“It becomes especially difficult because you’re trying to do that in developing children, and they’re everywhere, and they’re not talking yet; various things. The challenge is trying to find out what’s through years that is predictive, even going back before birth,” Abel said.

IDRC researchers are trying to better understand the genetic overlaps between different intellectual and developmental disabilities.

For example, the “amyloid precursor protein” linked to Alzheimer’s disease is found on chromosome 21 – the same area affected in Down syndrome. There are also genetic links between autism and schizophrenia. Anxiety is a core component of many other diagnoses, but has long been studied as a separate condition, Abel said.

He said a better understanding of the science behind diagnoses such as cerebral palsy, spina bifida, ADHD and autism – all of which are found in people who come to college for care – can help. improve problems as they arise.

Abel considers his son as an example. Although he is now 22 and studying at UI, Seamus received his first physical therapy at 4 days old while in neonatal intensive care.

There’s no “check” on what would have happened to his development if the family hadn’t started therapy so early, Abel said.

“But you would think it helped him develop. And I know our developmental pediatrician expected his motor development trajectory to be more delayed than it was,” he said. he declares.

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‘How do you support this person?’ One in four Iowa adults have a disability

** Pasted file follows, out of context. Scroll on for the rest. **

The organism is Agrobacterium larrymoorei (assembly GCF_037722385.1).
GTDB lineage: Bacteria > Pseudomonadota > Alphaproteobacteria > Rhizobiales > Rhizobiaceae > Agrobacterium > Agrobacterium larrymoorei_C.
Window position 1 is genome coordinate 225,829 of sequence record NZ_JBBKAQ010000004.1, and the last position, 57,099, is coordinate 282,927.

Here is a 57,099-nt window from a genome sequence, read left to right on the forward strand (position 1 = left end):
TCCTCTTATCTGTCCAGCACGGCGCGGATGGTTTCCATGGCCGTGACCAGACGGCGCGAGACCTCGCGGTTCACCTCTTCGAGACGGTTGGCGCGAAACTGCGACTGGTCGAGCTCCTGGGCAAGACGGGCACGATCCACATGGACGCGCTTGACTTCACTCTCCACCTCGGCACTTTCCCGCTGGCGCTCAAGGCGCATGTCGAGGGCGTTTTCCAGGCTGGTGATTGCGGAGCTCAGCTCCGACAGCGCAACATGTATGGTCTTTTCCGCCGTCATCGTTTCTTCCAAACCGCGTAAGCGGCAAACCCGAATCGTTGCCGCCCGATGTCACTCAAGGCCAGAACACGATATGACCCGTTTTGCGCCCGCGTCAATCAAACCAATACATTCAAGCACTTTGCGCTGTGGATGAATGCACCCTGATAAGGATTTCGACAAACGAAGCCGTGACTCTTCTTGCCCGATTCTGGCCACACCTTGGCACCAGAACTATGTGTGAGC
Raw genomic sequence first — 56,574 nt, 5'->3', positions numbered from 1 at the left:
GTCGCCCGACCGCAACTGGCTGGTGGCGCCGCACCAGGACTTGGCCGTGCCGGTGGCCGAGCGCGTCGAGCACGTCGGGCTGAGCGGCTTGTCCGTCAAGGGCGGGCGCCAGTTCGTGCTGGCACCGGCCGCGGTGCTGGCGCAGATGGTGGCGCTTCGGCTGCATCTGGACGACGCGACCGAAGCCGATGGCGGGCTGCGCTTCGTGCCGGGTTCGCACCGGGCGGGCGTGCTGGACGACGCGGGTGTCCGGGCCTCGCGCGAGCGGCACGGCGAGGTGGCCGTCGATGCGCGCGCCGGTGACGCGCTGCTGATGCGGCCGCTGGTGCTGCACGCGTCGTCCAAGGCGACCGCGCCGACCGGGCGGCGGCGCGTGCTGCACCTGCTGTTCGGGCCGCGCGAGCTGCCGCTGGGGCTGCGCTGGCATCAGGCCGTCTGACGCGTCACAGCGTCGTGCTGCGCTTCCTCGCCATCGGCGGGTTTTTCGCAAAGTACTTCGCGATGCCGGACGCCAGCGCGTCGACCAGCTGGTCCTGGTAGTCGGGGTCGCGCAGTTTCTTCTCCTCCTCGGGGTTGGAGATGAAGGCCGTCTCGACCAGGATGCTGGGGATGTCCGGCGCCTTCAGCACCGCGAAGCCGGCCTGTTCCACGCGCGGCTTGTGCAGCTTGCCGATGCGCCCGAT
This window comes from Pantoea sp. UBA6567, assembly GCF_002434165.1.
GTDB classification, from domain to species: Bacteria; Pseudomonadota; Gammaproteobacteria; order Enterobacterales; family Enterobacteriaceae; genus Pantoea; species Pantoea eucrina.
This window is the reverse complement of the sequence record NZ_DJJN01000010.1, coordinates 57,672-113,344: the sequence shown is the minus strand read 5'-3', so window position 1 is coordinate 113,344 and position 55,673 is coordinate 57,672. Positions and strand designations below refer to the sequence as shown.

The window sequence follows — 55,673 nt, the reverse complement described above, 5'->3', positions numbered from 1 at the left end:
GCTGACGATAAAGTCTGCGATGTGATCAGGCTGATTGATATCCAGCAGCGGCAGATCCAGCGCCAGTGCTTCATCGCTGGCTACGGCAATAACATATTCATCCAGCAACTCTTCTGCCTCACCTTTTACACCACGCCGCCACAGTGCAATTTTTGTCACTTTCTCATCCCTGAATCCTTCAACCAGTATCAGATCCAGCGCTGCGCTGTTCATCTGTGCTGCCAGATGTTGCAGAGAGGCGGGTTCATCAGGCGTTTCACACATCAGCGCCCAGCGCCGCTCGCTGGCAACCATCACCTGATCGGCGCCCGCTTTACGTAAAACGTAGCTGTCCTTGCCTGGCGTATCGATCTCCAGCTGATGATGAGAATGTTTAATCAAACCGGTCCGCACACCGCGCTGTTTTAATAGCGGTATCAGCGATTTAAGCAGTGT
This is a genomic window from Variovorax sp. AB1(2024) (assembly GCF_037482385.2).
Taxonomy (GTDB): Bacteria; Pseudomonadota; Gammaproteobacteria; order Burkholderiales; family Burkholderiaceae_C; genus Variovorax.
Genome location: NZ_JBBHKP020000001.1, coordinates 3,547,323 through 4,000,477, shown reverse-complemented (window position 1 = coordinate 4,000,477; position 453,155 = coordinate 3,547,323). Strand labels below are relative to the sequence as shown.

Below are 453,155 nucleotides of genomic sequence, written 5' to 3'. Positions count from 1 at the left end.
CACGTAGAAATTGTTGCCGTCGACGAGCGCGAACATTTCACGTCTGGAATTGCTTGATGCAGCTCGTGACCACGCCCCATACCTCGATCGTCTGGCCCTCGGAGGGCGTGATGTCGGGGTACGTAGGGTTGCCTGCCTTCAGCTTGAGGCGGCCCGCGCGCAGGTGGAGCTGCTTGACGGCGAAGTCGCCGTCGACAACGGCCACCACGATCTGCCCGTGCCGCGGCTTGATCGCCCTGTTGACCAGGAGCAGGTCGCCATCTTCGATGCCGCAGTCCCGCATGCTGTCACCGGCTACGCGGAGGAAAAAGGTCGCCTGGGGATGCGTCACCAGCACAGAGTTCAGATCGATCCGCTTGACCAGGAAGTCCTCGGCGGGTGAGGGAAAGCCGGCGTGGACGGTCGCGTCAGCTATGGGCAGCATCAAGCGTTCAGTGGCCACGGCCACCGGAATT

The Ted Abel Lab, introduced in 2018 at the University of Iowa, has been conducting neuroscience research for years.  Now, armed with a federal grant, scientists can use what they learn to better help patients.

According to 2019 federal data, about one in four adults in Iowa — more than 570,000 people — has some kind of disability.

Michaelson, the SPARK autism researcher, also points out that everyone has genes that are impacted by genetic variation even if they don’t know it. The same biological and genetic processes that lead to autism are responsible for creating human diversity in general.

He stressed that the study was not looking for a “cure” or a world in which autism does not exist.

“But we’re looking for a world that’s more accommodating for people with autism, one that allows them to reach their deepest potential without some of the suffering that comes with certain aspects and risk factors,” Michaelson said.

He is a member of the Autism Society of Iowa.

In the past, people wanting to participate in autism research had to have an academic medical center “in their backyard,” Michaelson said. The need for geographical proximity to one of these specialized centers has reduced the pool of people who can participate.

Now people participate in SPARK by spitting in a tube and putting it in the mail.

But Iowa still has gaps in diagnostic services for people with disabilities, said Brook Lovelace, executive director of the Iowa Developmental Disabilities Council. This is especially true in rural areas.

Research to better understand developmental disabilities will lead people to better support for them, she said.

“You’re not going to ‘treat’ autism. But how do you support that person from zero to the end of their life?” said Lovelace.

“So I think the sooner you start this the better.”

Cleo Krejci covers education for the Iowa City Press-Citizen. You can reach her at [email protected]